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TDIRH: "Eric the Red" sails to LA

On this day in Reds history, Cincinnati traded away one of the most fantastically gifted players to ever wear the "wishbone C".

Stephen Dunn

On this day in 1953, Brooklyn Dodger Roy Campanella won his second of three NL MVP Awards. Reds first baseman Ted Kluszewski and outfielder Gus Bell also received votes. The two Reds finished seventh and 20th respectively. Cincinnati finished sixth in the National League in 1953 with a 68-86 record.


On this day in 1962, the Reds traded second baseman Cookie Rojas to the Philadelphia Phillies for right-hander Jim Owens. The trade did not work out well for Cincinnati as Rojas was a fixture of the Phillies' middle infield for the next seven seasons while Owens lasted only a year in the Queen City.


On this day in 1977, former Red Willie "Ballgame" Bloomquist was born in Bremerton, WA. The utility player appeared in 11 games down the stretch for the 2010 NL Central champion Reds.


On this day in 1987, former Red Floyd Caves "Babe" Herman died in Glendale, CA. A fan favorite during his days in Brooklyn (1926-1931, 1945), the other Babe also spent nearly three full seasons in the Queen City. In Herman's first season in Cincinnati (1932), he led the league in triples with 19 while slashing .326/.389/.541 (151 OPS+) in 642 plate appearances. He would return to Cincinnati in 1935 after 26 games with Pittsburgh to start the season. Herman picked up where he left off putting up a line of .335/.396/.516 (147 OPS+) in his time with the Reds that season (386 PAs). He slipped in 1936 as his OPS fell by 106 points (122 OPS+) in his 422 plate appearances. Cincinnati sold him to Detroit in the spring of 1937. Herman appeared in only 17 games for the Tigers before retiring until a brief stint for the Dodgers during the war in 1945. Brooklyn's Babe drew some Hall of Fame support in the past, but his career was too short (6228 PAs) to really justify a long look. His career OPS+ is a very good 141, but that is simply not enough to make up for his short career. He was considered a poor defensive outfielder, though he rates only a bit below average by rField at Baseball-Reference. His career rField works out to -3.4 runs/150 games started, which is hardly atrocious.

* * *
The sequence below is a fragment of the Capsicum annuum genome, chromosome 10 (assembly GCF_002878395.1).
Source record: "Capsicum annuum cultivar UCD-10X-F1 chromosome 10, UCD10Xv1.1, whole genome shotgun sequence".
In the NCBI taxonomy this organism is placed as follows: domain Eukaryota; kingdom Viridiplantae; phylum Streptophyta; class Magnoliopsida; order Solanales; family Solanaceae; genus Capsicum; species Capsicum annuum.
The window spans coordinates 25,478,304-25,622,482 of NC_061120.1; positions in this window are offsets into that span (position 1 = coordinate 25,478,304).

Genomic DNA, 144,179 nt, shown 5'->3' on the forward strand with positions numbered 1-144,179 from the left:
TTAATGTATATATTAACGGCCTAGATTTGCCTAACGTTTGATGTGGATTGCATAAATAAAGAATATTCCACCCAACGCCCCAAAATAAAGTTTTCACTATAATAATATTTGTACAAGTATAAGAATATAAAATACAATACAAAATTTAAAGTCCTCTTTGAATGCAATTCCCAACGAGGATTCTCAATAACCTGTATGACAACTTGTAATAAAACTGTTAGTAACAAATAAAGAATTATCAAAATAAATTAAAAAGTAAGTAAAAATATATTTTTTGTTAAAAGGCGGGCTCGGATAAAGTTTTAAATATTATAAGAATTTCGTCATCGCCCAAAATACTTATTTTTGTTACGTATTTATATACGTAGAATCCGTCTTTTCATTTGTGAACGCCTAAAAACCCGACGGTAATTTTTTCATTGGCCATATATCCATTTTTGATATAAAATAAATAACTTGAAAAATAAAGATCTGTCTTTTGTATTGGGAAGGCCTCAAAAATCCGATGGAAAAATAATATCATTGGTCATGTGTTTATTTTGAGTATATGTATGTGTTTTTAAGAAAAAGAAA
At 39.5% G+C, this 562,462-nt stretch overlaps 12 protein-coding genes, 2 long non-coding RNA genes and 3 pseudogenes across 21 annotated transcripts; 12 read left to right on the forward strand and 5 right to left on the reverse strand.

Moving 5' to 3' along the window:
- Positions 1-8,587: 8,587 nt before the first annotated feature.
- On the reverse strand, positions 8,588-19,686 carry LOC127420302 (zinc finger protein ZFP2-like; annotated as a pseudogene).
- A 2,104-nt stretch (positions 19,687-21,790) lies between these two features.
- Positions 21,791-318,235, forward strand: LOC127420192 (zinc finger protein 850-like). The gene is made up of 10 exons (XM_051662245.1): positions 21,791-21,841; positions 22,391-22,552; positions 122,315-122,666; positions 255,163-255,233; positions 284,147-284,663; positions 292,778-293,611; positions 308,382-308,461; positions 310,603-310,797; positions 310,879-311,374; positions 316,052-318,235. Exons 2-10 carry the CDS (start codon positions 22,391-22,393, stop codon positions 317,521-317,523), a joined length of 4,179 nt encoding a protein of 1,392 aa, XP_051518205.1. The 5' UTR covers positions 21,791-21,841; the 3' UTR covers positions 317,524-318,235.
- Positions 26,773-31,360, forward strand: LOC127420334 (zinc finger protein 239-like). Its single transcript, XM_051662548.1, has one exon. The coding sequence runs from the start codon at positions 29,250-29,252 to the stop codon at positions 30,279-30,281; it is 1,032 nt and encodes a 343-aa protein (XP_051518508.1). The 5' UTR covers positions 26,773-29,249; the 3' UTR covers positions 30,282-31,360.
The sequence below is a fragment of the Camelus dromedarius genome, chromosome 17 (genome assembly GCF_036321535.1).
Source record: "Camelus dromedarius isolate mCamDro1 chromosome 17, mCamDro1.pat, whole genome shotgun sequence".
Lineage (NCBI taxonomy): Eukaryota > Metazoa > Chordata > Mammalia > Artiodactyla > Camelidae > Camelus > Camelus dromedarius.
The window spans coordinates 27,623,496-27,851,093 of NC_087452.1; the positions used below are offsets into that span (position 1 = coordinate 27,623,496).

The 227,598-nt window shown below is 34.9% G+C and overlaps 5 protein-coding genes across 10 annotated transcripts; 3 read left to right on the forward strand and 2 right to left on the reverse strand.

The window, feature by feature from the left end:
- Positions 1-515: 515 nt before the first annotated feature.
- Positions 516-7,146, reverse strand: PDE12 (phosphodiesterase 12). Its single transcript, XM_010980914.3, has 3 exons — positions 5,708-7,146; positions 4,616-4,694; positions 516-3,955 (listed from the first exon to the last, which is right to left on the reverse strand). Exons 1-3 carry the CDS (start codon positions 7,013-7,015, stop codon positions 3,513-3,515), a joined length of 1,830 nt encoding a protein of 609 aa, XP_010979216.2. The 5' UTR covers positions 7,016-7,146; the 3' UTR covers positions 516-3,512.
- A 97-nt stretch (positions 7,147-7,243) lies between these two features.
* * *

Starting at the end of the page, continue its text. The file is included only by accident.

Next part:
On this day in 1991, the Reds traded centerfielder Eric Davis and righty reliever Kip Gross to the Los Angeles Dodgers for right-handed starter Tim Belcher and righty closer John Wetteland. Gross did not really do much before or after the trade. Davis, of course, was an MVP-type player while healthy, but struggled to stay on the field. He was generally unproductive in his season-plus at Chavez Ravine (the Dodgers traded Davis to Detroit in the middle of the 1993 season). Belcher ate 364.2 innings for the Reds across parts of two seasons before Cincinnati traded him to the White Sox during the 1993 season. The Reds flipped Wetteland to Montreal later in the 1991 season, so he never appeared in a game for Cincinnati.

I probably own less than one hundred baseball cards, but this Tim Belcher card from the 1993 Donruss set was in the first pack of cards my dad bought me.





Cy Schourek got the answer last time, but he refused to accept a point. My clue was deemed to be too revealing.

1) Who won the 1953 AL MVP Award? By bWAR, this player's season is still the most valuable season at third base in the history of baseball.

2) Ted Kluszewski has the three most recent seasons of hitting 40 or more home runs and doing what else in the same season?